Chuck Laszewski, a spokesman for the prosecutor in Hennepin County, Minnesota, says they will wait on the results of the state’s investigation, which could take several months.
“They would forward criminal file to the attorney’s office and we will review it and make a decision on whether to [bring charges] or not,” he says.
In various tributes and news stories, Justine has been described as a “beautiful light” and “spiritual healer” who was full of kindness. On her website, Justine said she “studied and practiced yoga and meditation for over 17 years, is a qualified yoga instructor, a personal health and life coach and meditation teacher, embracing and teaching the neuro-scientific benefits of meditation.”
“Our lives are forever changed as a result of knowing her,” Don, Justine’s fiancé, said during brief remarks to the media on Monday outside his home.
“She was so kind and so darn funny, she made us all laugh with her great wit and her humor,” Don said. “It is difficult to fathom how to go forward without her in my life.”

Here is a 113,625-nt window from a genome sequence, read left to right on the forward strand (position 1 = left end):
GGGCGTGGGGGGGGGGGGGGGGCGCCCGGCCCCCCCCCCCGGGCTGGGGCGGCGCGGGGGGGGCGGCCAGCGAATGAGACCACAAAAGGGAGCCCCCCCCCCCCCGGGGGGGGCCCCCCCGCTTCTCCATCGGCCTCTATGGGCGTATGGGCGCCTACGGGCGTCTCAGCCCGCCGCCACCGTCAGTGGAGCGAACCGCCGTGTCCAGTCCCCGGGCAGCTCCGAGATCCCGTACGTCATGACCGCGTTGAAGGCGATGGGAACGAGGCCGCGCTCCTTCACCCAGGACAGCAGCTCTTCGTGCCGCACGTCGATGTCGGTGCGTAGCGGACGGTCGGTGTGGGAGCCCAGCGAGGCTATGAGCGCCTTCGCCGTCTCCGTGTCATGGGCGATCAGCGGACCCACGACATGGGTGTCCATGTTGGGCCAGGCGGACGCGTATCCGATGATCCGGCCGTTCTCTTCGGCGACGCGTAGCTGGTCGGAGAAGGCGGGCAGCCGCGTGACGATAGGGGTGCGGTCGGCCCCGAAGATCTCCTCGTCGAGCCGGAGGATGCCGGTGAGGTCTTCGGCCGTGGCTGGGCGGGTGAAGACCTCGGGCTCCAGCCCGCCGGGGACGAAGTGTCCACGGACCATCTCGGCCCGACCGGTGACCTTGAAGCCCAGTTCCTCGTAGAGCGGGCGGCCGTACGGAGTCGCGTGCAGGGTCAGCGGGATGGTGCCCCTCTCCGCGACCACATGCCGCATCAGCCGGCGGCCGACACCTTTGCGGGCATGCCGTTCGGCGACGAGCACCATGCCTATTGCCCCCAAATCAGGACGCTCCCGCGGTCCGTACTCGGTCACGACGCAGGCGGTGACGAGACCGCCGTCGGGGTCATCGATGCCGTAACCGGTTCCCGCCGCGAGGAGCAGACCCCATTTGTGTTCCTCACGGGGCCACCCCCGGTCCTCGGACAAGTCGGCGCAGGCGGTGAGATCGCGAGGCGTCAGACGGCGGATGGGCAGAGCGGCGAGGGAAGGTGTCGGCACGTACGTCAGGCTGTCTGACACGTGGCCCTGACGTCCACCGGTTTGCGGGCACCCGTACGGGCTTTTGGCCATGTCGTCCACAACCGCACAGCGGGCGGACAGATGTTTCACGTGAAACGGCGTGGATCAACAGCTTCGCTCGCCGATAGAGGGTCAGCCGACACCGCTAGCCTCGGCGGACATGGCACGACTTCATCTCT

Minnesota’s governor, Mark Dayton, did not comment on the shooting, according to the Star Tribune, but Minneapolis Mayor Betsy Hodges said that she was “heartsick and deeply disturbed,” and she singled out the fact of the body cameras being off.
“There are still many questions about what took place,” she said, “and while the investigation is still in its early stages, I am asking the BCA to release as much information, as quickly as they are able to.
Minneapolis Police Chief Janeé Harteau echoed that in a statement of her own, according to the Star Tribune: “I have many of the same questions and it is why we immediately asked for an external and independent investigation into the officer-involved shooting death.”
“I also want to assure you that I understand why so many people have so many questions at this point,” Harteau said. “I’ve asked for the investigation to be expedited to provide transparency and to answer as many questions as quickly as we can.”
• With reporting by HARRIET SOKMENSUER